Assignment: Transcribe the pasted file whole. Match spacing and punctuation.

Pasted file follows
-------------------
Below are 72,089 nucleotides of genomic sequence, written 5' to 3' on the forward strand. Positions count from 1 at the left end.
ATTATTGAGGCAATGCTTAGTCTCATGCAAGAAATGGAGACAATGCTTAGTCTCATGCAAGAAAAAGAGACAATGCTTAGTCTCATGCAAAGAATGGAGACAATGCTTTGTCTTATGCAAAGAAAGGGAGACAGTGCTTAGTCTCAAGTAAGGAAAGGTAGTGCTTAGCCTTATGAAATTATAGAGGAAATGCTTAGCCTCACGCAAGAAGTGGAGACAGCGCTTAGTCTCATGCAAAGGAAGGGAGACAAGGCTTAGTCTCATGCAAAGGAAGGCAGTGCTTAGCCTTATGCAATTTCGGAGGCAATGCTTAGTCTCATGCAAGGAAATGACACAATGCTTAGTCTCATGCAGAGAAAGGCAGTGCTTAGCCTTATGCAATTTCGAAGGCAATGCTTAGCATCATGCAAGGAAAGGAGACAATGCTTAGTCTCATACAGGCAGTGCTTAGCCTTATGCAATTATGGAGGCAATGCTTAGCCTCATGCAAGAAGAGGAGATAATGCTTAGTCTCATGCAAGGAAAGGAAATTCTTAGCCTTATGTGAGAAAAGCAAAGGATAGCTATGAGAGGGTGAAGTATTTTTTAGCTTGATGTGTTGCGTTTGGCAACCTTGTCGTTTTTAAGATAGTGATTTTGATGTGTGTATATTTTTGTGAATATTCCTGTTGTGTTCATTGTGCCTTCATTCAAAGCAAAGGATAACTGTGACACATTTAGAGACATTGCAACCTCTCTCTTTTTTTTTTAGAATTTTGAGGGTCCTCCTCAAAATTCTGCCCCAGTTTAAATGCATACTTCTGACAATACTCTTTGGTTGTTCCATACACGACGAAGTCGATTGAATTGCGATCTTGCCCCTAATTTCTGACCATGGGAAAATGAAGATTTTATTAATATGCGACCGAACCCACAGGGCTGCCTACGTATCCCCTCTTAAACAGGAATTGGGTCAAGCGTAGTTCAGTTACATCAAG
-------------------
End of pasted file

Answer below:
Below are 72,089 nucleotides of genomic sequence, written 5' to 3' on the forward strand. Positions count from 1 at the left end.
ATTATTGAGGCAATGCTTAGTCTCATGCAAGAAATGGAGACAATGCTTAGTCTCATGCAAGAAAAAGAGACAATGCTTAGTCTCATGCAAAGAATGGAGACAATGCTTTGTCTTATGCAAAGAAAGGGAGACAGTGCTTAGTCTCAAGTAAGGAAAGGTAGTGCTTAGCCTTATGAAATTATAGAGGAAATGCTTAGCCTCACGCAAGAAGTGGAGACAGCGCTTAGTCTCATGCAAAGGAAGGGAGACAAGGCTTAGTCTCATGCAAAGGAAGGCAGTGCTTAGCCTTATGCAATTTCGGAGGCAATGCTTAGTCTCATGCAAGGAAATGACACAATGCTTAGTCTCATGCAGAGAAAGGCAGTGCTTAGCCTTATGCAATTTCGAAGGCAATGCTTAGCATCATGCAAGGAAAGGAGACAATGCTTAGTCTCATACAGGCAGTGCTTAGCCTTATGCAATTATGGAGGCAATGCTTAGCCTCATGCAAGAAGAGGAGATAATGCTTAGTCTCATGCAAGGAAAGGAAATTCTTAGCCTTATGTGAGAAAAGCAAAGGATAGCTATGAGAGGGTGAAGTATTTTTTAGCTTGATGTGTTGCGTTTGGCAACCTTGTCGTTTTTAAGATAGTGATTTTGATGTGTGTATATTTTTGTGAATATTCCTGTTGTGTTCATTGTGCCTTCATTCAAAGCAAAGGATAACTGTGACACATTTAGAGACATTGCAACCTCTCTCTTTTTTTTTTAGAATTTTGAGGGTCCTCCTCAAAATTCTGCCCCAGTTTAAATGCATACTTCTGACAATACTCTTTGGTTGTTCCATACACGACGAAGTCGATTGAATTGCGATCTTGCCCCTAATTTCTGACCATGGGAAAATGAAGATTTTATTAATATGCGACCGAACCCACAGGGCTGCCTACGTATCCCCTCTTAAACAGGAATTGGGTCAAGCGTAGTTCAGTTACATCAAG